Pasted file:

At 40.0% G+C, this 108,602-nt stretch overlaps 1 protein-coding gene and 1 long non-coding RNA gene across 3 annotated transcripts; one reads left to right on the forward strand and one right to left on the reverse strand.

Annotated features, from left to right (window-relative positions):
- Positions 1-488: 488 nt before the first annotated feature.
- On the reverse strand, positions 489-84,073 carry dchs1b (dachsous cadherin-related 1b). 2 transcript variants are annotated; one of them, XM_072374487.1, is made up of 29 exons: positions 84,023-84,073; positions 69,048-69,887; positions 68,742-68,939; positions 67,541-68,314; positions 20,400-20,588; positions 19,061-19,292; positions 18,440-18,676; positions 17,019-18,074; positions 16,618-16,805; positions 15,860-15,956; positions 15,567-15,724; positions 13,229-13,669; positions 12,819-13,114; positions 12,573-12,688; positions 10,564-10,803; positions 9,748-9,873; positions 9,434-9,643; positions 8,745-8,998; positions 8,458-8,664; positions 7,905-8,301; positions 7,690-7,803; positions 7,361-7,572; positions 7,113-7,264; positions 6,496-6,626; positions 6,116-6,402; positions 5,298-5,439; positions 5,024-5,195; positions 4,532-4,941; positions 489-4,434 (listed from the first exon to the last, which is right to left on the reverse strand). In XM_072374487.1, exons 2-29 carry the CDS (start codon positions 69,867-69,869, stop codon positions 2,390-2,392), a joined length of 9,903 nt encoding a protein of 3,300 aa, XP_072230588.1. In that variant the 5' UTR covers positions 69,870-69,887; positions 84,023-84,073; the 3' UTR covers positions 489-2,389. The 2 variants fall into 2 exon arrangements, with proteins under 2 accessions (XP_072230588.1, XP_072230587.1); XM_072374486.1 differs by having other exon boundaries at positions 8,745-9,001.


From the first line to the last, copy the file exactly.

At 40.0% G+C, this 108,602-nt stretch overlaps 1 protein-coding gene and 1 long non-coding RNA gene across 3 annotated transcripts; one reads left to right on the forward strand and one right to left on the reverse strand.

Annotated features, from left to right (window-relative positions):
- Positions 1-488: 488 nt before the first annotated feature.
- On the reverse strand, positions 489-84,073 carry dchs1b (dachsous cadherin-related 1b). 2 transcript variants are annotated; one of them, XM_072374487.1, is made up of 29 exons: positions 84,023-84,073; positions 69,048-69,887; positions 68,742-68,939; positions 67,541-68,314; positions 20,400-20,588; positions 19,061-19,292; positions 18,440-18,676; positions 17,019-18,074; positions 16,618-16,805; positions 15,860-15,956; positions 15,567-15,724; positions 13,229-13,669; positions 12,819-13,114; positions 12,573-12,688; positions 10,564-10,803; positions 9,748-9,873; positions 9,434-9,643; positions 8,745-8,998; positions 8,458-8,664; positions 7,905-8,301; positions 7,690-7,803; positions 7,361-7,572; positions 7,113-7,264; positions 6,496-6,626; positions 6,116-6,402; positions 5,298-5,439; positions 5,024-5,195; positions 4,532-4,941; positions 489-4,434 (listed from the first exon to the last, which is right to left on the reverse strand). In XM_072374487.1, exons 2-29 carry the CDS (start codon positions 69,867-69,869, stop codon positions 2,390-2,392), a joined length of 9,903 nt encoding a protein of 3,300 aa, XP_072230588.1. In that variant the 5' UTR covers positions 69,870-69,887; positions 84,023-84,073; the 3' UTR covers positions 489-2,389. The 2 variants fall into 2 exon arrangements, with proteins under 2 accessions (XP_072230588.1, XP_072230587.1); XM_072374486.1 differs by having other exon boundaries at positions 8,745-9,001.